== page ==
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It’s a good time to be a comic book fan. Dueling streaming video services are serving up Zack Snyder’s version of the Justice League movie, while The Falcon and the Winter Soldier mini series launched. But comic books are also breaking new ground in the nonfungible token (NFT) space. One former DC comic book artist made $1.85 million in just four days auctioning 914 NFTs depicting the popular fictional heroine Wonder Woman. In response, reports talk of a letter (not an email mind you, but a letter) from AT&T (T)-owned DC Comics to freelancers, warning them not to create DC Comics-owned characters via NFTs.
Following the reported $69 million auction at Christie’s for an NFT for a piece from the digital artist Mike Winklemann (Beeple), we can understand why DC Comics would look to deter freelancers from cashing in on the company’s crown jewels, particularly since DC Comics is said to be exploring NFT opportunities itself.
But what exactly are NFTs, and how is it that they’ve squared up against some of comic’s most popular superheroes? Is this just another digital vs. analog battle brewing or something more? And are NFTs just another fad similar to fidget spinners, Tamagotchi pets, and pet rocks, or is there something more there?
What is an NFT?
First, let’s define nonfungible tokens. Think of an NFT as not only some unique digital media, but also a statement of provenance, or certificate of authenticity. Except instead of being physically separate from the purchased item, it is digitally embedded into the item. Instead of a sheet of paper, it’s a unique string of characters.
For example, the NFT for this piece of digital artwork created by actress Lindsay Lohan is 0x60f80121c31a0d46b5279700f9df786054aa5ee5. Think of it like an unreproducible signature, because in order to forge it someone would have to change not just one signature, but every signature in the distributed ledger, or blockchain. That string is connected to a blockchain, the same technology that powers cryptocurrencies like Bitcoin and Ripple. NFTs are part of the Ethereum blockchain, so they are individual tokens with extra information stored in them, which allows them to take the form of art, music, video, etc. in the form of JPGS, MP3s, videos, GIFs and more.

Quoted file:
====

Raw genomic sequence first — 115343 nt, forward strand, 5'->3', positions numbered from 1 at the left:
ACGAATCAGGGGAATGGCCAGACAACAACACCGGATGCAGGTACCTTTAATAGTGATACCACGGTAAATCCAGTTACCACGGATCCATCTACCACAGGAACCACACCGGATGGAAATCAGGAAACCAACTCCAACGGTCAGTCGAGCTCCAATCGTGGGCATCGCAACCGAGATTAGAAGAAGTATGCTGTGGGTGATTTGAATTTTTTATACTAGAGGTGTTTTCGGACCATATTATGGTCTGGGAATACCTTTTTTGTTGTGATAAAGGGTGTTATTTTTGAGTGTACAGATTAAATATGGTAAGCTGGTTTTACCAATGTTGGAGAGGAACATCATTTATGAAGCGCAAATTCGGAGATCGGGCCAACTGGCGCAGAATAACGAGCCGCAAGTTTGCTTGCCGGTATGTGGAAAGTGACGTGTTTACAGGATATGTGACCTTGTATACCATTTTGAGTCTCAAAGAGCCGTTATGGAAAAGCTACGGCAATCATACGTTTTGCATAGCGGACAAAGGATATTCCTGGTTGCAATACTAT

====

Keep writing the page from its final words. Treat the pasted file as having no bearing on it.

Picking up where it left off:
Blockchains work by using a distributed ledger, meaning that instead of having only one record of a transaction, everyone who is part of that blockchain has a copy. Further, they must all agree on the details of that transaction by performing complex calculations — a system that yields a secure and unchangeable document. That not only makes the technology and the subsequent unique digital identifiers a great solution for supply chain and asset tracking, but also for NFTs. Think of it in terms of dollar bills in that one can easily replace one physical $1 bill with another. An NFT by its very nature is unique and therefore non-fungible — hence the name.
So, in its most basic terms, NFTs transform digital works of art and other collectibles into one-of-a-kind, verifiable assets that are easy to trade on the blockchain and that will carry with them a history of every single transaction.
Once an obscure part of the broader blockchain technology world, NFTs have boomed in recently months as they have been embraced by the art, entertainment and media worlds. The types of NFTs are varied, but they could be anything unique that could be stored digitally and thought to hold value. Those characteristics are what make them appealing to the collectibles market, be it comic books, art, sports memorabilia or whatever. At their core, NFTs are like any other physical collector’s item but instead of receiving an oil painting on canvas, a rare comic book in mint condition or an autographed basketball, one gets a digital file that can be sold and has a verifiable, complete transaction and ownership history.
Disruptor or fad?